When LoyaltyOne employees have meetings offsite, they can book one of the company's eco-friendly Smart cars to go about their business in Toronto. This way, they can still take public transit to and from work and leave their personal vehicles at home.
Employees of Belleville, Ont.-based InterfaceFLOR Canada Inc., meanwhile, are part of a Canada-wide effort to divert used carpeting from landfill sites through a joint industry-government program called the Canadian Carpet Recovery Effort.
The green culture is now so embedded at LoyaltyOne, operator of the AIR MILES reward program, and at carpet-manufacturer InterfaceFLOR, that both organizations have appointed senior executives as chief sustainability officers to co-ordinate and implement ideas springing from the grassroots levels of their firms.
Both companies, as well, have been cited in a soon-to-be-released report on best practices for embedding sustainability in organizational culture.
While it is fashionable for companies to be seen as green - and many pay lip-service to the concept - business leaders cannot weave environmental responsibility into their day-to-day operations without widespread buy-in from employees, said Tima Bansal, a professor at the Richard Ivey School of Business and a co-author of the best-practices study.
And the best way to get this buy-in is to fully engage employees in the process, she said.
"Do not lock these discussions up in the C-Suite - garner feedback from internal and external stakeholders," the Network for Business Sustainability, which operates out of Ivey, and Canadian Business for Social Responsibility, a non-profit business organization, said in a joint study, to be released May 3.
This is also an area where corporations should collaborate for the greater social good, said the organizations, which based their report on discussions at a recent workshop attended by academic researchers and business leaders intent on pushing for sustainability.
"The insights are in contrast to conventional management wisdom, which assumes that business strategies are closely guarded and emerge from the top down. Clearly, navigating the uncharted territory of sustainability demands new, unconventional business practices," the report authors said.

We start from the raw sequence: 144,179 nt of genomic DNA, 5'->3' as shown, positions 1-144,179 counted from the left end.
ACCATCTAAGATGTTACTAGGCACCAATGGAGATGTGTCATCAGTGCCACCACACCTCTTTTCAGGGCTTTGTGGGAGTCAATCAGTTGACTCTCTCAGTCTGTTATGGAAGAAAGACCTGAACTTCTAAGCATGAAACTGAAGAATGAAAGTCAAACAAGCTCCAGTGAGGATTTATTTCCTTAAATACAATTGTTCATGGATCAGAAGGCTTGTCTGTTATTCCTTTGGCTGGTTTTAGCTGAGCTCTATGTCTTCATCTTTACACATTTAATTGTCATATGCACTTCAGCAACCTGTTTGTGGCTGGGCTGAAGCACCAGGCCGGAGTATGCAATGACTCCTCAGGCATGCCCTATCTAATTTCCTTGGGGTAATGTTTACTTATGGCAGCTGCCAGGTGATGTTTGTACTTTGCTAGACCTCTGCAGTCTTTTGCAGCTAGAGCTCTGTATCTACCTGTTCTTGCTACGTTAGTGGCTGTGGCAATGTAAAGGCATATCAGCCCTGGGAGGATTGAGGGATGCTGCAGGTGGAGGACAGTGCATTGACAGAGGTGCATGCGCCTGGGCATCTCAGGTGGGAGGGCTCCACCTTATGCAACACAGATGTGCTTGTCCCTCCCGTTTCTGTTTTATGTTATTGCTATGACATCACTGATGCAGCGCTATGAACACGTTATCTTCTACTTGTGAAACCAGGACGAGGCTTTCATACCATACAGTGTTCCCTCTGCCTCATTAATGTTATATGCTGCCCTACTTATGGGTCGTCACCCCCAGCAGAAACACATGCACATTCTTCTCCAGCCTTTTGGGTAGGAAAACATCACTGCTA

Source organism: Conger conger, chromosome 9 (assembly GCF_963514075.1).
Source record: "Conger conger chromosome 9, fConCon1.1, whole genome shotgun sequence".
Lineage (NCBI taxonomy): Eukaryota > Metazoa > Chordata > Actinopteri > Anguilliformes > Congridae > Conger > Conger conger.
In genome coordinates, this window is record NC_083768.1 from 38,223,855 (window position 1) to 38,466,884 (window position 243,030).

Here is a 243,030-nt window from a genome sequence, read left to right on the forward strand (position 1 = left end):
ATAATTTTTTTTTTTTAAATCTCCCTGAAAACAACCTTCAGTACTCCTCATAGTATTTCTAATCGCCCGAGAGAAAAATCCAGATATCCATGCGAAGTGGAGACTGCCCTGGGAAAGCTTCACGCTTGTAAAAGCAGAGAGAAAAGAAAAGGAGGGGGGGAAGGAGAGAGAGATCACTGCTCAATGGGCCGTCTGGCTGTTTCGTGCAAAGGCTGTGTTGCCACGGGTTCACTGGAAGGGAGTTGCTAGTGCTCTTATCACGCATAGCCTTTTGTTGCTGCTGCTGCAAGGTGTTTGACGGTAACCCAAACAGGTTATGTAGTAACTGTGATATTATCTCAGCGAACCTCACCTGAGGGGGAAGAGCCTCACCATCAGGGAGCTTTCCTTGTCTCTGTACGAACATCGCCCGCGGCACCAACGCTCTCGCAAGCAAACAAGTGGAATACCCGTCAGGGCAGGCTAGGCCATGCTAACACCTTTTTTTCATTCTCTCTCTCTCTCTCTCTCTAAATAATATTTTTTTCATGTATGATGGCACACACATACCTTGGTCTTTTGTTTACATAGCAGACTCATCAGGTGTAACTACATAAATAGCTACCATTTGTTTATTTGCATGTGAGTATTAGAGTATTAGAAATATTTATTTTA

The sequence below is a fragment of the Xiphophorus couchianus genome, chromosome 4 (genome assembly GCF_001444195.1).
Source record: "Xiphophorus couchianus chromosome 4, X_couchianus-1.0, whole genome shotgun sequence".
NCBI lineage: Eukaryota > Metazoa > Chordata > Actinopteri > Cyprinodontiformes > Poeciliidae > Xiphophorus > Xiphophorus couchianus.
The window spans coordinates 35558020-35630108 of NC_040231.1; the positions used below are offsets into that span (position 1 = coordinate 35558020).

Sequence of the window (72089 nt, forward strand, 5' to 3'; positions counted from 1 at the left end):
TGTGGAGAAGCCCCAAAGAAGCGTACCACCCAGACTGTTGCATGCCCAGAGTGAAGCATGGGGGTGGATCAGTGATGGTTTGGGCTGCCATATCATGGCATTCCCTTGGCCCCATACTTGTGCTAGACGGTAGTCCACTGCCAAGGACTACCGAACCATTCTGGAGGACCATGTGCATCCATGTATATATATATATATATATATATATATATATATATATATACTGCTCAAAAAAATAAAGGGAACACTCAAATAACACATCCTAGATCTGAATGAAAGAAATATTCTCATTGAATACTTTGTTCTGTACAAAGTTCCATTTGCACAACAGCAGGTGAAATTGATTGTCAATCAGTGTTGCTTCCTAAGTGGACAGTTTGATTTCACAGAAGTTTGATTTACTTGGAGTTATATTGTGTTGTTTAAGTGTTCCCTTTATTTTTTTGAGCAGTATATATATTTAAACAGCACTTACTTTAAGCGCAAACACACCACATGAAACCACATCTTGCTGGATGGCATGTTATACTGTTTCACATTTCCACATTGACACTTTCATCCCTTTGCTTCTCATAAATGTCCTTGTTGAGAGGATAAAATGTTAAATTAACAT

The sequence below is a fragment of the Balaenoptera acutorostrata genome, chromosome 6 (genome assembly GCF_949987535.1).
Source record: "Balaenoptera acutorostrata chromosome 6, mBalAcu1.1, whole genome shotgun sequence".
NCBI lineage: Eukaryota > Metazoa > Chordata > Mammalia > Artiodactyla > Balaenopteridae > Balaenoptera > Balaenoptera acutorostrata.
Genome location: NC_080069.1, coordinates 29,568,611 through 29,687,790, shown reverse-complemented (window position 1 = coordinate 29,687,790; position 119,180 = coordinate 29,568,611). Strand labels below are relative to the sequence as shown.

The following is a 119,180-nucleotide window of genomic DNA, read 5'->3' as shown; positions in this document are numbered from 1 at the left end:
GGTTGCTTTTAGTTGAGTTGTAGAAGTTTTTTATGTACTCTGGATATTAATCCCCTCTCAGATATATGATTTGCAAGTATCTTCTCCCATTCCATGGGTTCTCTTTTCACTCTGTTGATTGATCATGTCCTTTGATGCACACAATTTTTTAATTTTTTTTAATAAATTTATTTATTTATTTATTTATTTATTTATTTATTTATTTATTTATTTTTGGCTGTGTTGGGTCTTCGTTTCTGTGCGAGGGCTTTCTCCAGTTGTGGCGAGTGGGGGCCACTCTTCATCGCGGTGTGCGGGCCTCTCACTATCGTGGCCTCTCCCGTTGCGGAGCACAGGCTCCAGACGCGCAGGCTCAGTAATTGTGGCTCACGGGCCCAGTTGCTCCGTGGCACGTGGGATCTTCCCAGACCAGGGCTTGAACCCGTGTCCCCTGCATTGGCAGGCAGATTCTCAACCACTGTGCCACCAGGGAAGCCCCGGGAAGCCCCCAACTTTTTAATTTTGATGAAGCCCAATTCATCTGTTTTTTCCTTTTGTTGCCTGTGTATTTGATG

Canadian Business for Social Responsibility - which counts some of Canada's major banks, retailers and manufacturers among its 110 members - has found that progressive environmental policies have the potential to "really capture people's hearts and minds," Barb Steele, the organization's membership director, said in an interview.
But such initiatives only work if they are both "top down and bottom up," Ms. Steele said.
LoyaltyOne's sustainability platform originated with a volunteer group called LEAF, or Living Environmentally Aware Forum, said Debbie Baxter, a senior vice-president and chief sustainability officer at the company.
The company's chief executive officer, Bryan Pearson, was also "tremendously committed to the green movement - he's been involved in this way before it was cool to have solar panels on your cottage and do recycling programs," Ms. Baxter said. Recycling programs are well-entrenched at the company, which also has bragging rights to what it says is the largest rooftop solar panel installation in Canada at its main call centre.
The firm's My Planet rewards program gives bonus AIR MILES points to customers who make environmentally friendly purchases and, since last year, employees have had the option of booking one of the company's two Smart cars - adorned with the My Planet logo - for their business about town. This has become an incredibly popular perk and the company now plans to expand its "green fleet," Ms. Baxter said.
InterfaceFLOR has been building a culture of sustainability since 1994, said Nadine Gudz, the company's director of sustainability strategy. The mission is "to eliminate all negative environmental impact by the year 2020.
"That means no more use of non-renewable energy, only using recycled materials in our products, zero waste to landfill, zero environmental footprint," she said. "We're about 60 per cent there."
The initiative spans all levels of the organization. "It seems like every associate is a brand ambassador for sustainability," Ms. Gudz said.
There is no question that organizations can save money by eliminating wasteful practices, Prof. Bansal said. At the same time, corporations are facing increased pressure from consumers to do the right thing environmentally. The study aims at offering organizations a framework to embed sustainability into their corporate cultures by reporting on best practices.
In addition to the LoyaltyOne and InterfaceFLOR examples, the report cited the following initiatives, among others:
- Farm Credit Canada has established an online panel inviting customers and others to comment on what they like and do not like about the company's efforts;
- The Pembina Institute "engages every single employee on sustainability and gets their ideas on the table;"
- And SC Johnson Canada, which manufactures household cleaning products, "had waste baskets removed from offices, and recycling bins placed down the hall," the study authors found. "An individual's waste was reinforced by the physical act of discarding it."